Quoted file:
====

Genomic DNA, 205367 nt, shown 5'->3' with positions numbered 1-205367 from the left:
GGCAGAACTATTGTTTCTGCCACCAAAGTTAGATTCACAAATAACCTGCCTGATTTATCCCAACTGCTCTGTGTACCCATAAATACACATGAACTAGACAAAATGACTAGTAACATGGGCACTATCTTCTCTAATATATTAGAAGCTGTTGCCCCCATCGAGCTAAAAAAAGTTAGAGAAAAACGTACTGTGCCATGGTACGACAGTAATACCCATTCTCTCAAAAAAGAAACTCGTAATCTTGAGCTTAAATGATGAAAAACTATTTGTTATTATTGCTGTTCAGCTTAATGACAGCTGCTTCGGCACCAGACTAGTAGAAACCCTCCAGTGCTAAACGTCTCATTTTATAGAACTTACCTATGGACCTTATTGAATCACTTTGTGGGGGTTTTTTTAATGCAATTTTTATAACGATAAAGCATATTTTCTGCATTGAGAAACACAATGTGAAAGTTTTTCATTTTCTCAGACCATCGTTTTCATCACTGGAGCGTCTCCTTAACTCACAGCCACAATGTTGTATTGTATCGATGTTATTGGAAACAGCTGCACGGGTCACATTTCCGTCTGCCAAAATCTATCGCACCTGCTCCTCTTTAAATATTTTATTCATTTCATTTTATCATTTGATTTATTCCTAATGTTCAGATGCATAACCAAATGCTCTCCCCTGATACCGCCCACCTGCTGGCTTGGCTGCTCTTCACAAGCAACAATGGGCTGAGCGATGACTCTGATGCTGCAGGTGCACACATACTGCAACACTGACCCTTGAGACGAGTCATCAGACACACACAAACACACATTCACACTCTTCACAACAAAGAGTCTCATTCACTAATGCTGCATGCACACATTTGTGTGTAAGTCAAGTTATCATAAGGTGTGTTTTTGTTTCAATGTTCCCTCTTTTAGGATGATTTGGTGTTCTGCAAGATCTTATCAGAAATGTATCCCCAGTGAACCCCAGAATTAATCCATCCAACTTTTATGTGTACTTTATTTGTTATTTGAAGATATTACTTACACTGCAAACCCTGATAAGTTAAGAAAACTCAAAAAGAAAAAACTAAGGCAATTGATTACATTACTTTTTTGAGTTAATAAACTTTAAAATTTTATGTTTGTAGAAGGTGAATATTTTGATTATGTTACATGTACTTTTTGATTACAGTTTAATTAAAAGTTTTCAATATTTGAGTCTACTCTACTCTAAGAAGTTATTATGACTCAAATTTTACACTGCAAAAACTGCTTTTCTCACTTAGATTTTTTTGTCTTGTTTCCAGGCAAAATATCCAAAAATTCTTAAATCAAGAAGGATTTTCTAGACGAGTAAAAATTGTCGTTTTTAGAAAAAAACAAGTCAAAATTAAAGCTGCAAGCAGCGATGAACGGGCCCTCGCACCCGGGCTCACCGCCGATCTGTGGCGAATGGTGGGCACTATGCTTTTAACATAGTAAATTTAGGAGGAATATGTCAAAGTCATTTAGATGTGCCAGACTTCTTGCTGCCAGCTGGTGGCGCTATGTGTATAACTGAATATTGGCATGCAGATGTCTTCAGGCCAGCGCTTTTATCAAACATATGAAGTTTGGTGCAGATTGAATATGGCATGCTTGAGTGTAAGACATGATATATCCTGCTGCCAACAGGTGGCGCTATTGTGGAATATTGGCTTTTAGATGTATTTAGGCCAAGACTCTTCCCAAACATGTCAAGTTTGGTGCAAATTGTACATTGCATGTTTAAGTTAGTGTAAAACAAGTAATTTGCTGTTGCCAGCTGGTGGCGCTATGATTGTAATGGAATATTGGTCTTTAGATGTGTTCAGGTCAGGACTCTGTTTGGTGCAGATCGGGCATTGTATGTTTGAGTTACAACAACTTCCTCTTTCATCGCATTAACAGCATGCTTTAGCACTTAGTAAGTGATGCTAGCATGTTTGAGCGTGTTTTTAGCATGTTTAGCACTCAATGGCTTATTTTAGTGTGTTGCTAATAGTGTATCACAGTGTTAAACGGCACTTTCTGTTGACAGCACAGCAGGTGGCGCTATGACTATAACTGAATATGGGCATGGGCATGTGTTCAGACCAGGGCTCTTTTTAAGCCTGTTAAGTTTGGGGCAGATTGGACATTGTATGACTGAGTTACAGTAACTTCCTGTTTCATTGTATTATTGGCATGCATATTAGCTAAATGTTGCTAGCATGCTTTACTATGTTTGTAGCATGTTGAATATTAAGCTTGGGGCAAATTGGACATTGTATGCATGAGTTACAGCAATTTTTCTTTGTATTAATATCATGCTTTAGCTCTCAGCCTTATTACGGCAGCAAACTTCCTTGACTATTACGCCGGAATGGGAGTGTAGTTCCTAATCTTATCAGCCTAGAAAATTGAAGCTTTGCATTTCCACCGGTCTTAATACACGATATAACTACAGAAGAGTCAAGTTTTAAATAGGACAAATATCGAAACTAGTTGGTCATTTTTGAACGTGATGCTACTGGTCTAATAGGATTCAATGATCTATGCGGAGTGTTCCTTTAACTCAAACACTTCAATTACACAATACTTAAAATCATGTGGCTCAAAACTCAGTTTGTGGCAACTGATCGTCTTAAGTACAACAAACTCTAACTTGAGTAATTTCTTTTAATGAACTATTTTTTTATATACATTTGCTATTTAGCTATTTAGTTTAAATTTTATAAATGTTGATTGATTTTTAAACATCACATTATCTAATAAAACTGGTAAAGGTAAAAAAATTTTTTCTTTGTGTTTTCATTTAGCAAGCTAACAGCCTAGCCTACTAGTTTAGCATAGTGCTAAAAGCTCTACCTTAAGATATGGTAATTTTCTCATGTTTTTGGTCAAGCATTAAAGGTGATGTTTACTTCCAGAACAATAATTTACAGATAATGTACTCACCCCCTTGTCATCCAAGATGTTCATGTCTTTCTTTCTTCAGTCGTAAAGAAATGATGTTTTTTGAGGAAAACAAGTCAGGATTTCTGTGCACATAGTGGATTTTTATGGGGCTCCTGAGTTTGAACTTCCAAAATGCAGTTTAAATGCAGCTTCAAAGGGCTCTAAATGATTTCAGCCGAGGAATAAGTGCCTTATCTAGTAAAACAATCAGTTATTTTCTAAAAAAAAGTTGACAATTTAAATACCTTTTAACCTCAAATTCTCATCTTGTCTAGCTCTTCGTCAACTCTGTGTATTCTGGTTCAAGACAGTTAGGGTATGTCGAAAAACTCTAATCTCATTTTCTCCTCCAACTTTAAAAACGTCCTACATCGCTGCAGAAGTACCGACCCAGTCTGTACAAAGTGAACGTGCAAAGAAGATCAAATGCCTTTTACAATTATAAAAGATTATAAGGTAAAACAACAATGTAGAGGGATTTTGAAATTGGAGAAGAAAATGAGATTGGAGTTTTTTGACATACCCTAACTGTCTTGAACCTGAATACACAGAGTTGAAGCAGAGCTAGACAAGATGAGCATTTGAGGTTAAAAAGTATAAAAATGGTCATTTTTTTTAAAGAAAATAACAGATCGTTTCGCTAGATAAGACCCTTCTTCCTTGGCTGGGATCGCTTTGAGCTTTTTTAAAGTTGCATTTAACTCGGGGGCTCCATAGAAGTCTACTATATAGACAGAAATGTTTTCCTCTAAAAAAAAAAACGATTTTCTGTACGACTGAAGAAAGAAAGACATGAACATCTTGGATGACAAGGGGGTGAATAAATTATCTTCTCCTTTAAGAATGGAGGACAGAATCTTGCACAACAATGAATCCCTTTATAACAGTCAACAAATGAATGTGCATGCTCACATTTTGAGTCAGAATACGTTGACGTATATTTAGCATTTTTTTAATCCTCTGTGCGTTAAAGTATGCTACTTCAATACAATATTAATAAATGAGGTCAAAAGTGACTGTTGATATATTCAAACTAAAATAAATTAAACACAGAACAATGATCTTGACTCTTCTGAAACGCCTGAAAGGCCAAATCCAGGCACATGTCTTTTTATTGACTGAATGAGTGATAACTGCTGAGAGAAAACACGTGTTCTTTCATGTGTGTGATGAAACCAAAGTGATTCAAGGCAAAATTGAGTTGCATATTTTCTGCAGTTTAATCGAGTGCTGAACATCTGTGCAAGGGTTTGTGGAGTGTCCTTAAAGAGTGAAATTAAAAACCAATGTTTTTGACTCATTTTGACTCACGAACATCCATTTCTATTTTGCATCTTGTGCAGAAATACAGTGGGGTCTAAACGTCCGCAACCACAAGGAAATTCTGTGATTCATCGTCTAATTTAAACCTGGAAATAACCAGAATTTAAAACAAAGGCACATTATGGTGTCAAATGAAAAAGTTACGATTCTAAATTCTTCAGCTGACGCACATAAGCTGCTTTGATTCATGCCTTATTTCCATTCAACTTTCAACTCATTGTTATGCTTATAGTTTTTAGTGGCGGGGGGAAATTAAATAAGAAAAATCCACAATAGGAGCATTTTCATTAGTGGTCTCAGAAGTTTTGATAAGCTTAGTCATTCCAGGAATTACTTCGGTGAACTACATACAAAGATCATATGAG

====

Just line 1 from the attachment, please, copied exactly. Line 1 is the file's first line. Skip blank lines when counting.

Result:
Genomic DNA, 205367 nt, shown 5'->3' with positions numbered 1-205367 from the left: